D.C. Region Celebrates ‘National Night Out’

Maleyah Wilkinson, 9, and Alajha Gamble, 9, ride along in the sidecar of a MPDC motorcycle, one of the activities available during the National Night Out event at the King Greenleaf Recreation Center in D.C.'s Ward 6 on Aug. 1. (E Watson/EDI Photos)
Maleyah Wilkinson, 9, and Alajha Gamble, 9, ride along in the sidecar of a MPDC motorcycle, one of the activities available during the National Night Out event at the King Greenleaf Recreation Center in D.C.'s Ward 6 on Aug. 1. (E Watson/EDI Photos)

While six youth played sports and an adventure game on three Xbox video game systems, at least 100 others sat in lawn chairs to hear a go-go band perform on stage outside Hillcrest Heights Community Center.

On the other side of Prince George’s County in Fairmount Heights, rain poured down Tuesday to force about six dozen people to congregate inside the town’s municipal building. Fortunately, Police Chief Stephen Watkins stayed dry underneath a stairway to grill hamburgers and hot dogs on National Night Out.

“Seeing these people here is why this town is great,” Watkins said. “Work is never done, but I couldn’t be at a better place.”

Prince George’s County joined 16,000 communities and 38 million people to participate in the 34th annual nationwide event designed for residents to relax with neighbors and also connect with law enforcement and emergency personnel.

According to the National Night Out website, the state of Texas will celebrate the annual event on the first Tuesday in October.

Matt Peskin, national project coordinator for the Wynnewood, Pennsylvania-based National Night Out, said the theme, “Keep Neighborhood Crime and Drugs A-Going Away Party,” symbolizes how residents hold festive activities such as block parties, parades and cookouts.

Peskin said at least 500 towns and cities participated for the first time this year.

“Two primary effects come out of the event: neighbors meet neighbors on their own street that they never met before,” Peskin said Tuesday. “It’s a great opportunity for local law enforcement to get together with neighbors to just to hang out and that builds trust.”

Thousands throughout the D.C. area devoured grilled hamburgers, children jumped moon bounces and conducted sports-related activities.

In D.C., Daynne Dixon, community outreach coordinator with the Metropolitan Police Department’s Sixth District, said at least 200 people planned to come out Kenilworth Park in Northeast. Some of the highlights included tug-of-war, flag football and potato sack races.

Members of the Fairfax County Police Department, firefighters and other emergency personnel planned to visit 200 local events in the Northern Virginia jurisdiction.

Back in Prince George’s County, dozens stayed dry inside the Fairmount Heights Municipal Building while munching on chicken wings, vegetables and bottled water. As they chatted amongst each other and with emergency personnel, they listened to a band tune their instruments to play some jazz music.

“To see all of these people here just puts a smile on my face, even in the rain says something,” said Daisy Capers, who has lived in Fairmount Heights for 25 years. “When I pulled up and saw the emergency personnel, it just excited me. It’s been a long time since I’ve seen this many people in this place. This is a good night out.”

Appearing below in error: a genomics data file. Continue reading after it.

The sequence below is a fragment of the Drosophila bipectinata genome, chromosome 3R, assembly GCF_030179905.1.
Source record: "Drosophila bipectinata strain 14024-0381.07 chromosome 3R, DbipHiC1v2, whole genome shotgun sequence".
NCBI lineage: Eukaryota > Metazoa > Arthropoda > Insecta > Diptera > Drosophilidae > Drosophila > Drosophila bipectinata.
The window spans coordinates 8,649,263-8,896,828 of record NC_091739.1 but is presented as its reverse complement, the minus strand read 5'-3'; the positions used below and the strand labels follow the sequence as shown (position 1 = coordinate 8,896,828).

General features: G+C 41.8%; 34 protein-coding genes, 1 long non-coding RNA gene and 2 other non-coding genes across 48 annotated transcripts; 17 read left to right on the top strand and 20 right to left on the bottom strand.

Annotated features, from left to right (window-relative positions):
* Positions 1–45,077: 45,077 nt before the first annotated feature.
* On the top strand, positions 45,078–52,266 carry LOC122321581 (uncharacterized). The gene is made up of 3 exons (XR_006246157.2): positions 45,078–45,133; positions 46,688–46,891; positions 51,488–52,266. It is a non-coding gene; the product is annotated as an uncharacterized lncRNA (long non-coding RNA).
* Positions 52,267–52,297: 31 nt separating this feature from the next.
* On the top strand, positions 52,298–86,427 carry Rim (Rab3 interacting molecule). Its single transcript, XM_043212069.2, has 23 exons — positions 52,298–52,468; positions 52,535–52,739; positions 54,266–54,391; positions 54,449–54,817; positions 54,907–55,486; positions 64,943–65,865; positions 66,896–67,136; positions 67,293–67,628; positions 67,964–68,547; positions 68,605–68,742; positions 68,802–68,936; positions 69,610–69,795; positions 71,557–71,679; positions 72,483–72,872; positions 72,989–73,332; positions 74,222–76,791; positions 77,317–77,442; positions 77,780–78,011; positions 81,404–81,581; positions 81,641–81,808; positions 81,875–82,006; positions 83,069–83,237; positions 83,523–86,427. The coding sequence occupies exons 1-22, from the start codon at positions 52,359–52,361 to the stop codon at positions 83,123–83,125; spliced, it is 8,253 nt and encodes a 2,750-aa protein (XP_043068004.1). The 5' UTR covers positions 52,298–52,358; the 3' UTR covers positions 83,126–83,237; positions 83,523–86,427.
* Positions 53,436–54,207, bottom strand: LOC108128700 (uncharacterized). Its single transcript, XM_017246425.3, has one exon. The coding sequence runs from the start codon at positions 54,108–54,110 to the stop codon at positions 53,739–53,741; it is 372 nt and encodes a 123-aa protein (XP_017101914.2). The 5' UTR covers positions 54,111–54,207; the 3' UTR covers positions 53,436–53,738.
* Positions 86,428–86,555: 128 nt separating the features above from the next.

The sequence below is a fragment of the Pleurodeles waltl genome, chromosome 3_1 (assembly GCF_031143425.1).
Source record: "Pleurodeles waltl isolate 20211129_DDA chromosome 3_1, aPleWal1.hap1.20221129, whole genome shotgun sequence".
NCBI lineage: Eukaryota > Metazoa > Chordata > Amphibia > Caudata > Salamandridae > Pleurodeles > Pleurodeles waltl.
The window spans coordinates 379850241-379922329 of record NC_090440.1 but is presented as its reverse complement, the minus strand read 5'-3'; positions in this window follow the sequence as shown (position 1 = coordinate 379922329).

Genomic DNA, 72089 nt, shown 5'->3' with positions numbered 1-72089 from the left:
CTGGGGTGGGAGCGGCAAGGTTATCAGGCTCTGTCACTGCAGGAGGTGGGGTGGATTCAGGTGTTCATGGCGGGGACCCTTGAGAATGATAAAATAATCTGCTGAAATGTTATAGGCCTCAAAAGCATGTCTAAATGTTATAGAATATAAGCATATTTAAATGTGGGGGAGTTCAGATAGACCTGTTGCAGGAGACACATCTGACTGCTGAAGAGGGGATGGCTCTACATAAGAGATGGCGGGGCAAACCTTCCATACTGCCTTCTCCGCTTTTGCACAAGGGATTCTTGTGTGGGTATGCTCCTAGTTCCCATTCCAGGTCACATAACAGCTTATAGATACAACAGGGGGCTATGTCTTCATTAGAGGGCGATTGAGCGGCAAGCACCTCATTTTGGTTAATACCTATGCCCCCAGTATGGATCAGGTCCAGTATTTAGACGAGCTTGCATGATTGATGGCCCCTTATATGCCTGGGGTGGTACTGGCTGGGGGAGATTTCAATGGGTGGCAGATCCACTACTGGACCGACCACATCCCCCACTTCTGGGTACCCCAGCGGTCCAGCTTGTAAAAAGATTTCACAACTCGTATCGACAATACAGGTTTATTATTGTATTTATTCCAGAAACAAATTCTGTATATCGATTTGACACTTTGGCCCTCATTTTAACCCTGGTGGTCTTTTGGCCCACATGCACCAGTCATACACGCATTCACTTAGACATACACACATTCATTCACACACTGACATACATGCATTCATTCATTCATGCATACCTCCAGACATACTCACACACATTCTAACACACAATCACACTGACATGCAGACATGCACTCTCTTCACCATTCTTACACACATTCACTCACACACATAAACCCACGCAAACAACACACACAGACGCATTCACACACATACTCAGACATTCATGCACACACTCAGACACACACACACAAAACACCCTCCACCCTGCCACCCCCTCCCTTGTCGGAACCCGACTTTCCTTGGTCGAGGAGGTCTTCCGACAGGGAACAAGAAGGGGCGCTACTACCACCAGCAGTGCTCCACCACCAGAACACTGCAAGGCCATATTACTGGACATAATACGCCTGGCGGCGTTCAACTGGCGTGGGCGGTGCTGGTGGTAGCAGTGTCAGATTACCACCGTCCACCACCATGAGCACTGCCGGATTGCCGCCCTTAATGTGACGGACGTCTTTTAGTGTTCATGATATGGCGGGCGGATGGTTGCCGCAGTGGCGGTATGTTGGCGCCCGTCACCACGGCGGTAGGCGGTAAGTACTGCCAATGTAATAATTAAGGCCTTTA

Hundreds swarmed to Hillcrest Heights and stood in line to receive Chik-fil-A chicken sandwiches, pose in designer sports cars and play a bean bag game with members of the Maryland-National Capital Park Police.

Gary Harried heard about Hillcrest Heights on the radio and decided to stop by after work.

“I was surprised to see these many people,” said Harried, an Uber driver who resides in Glen Burnie. “I was able to get something to eat. Some Rita’s. This is good.”

Maj. Brian Reilly with the Prince George’s Police Department smiled as he stared at the hundreds of people at Hillcrest Heights.

“This is bigger than what I expected,” he said. “It’s important for us to interact with people in a social setting and not just when they need the police to come out. The biggest thing is we want to let the community know the police department is one unit trying to make the community safe and better.”

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About William J. Ford – Washington Informer Staff Writer 288 Articles
I decided I wanted to become a better writer while attending Bowie State University and figured that writing for the school newspaper would help. I’m not sure how much it helped, but I enjoyed it so much I decided to keep on doing it, which I still thoroughly enjoy 20 years later. If I weren’t a journalist, I would coach youth basketball. Actually, I still play basketball, or at least try to play, once a week. My kryptonite is peanut butter. What makes me happy – seeing my son and two godchildren grow up. On the other hand, a bad call made by an official during a football or basketball game makes me throw up my hands and scream. Favorite foods include pancakes and scrambled eggs which I could eat 24-7. The strangest thing that’s ever happened to me, or more accurately the most painful, was when I was hit by a car on Lancaster Avenue in Philadelphia. If I had the power or money to change the world, I’d make sure everyone had three meals a day. And while I don’t have a motto or favorite quote, I continue to laugh which keeps me from driving myself crazy. You can reach me several ways: Twitter @jabariwill, Instagram will_iam.ford2281 or e-mail, wford@washingtoninformer.com
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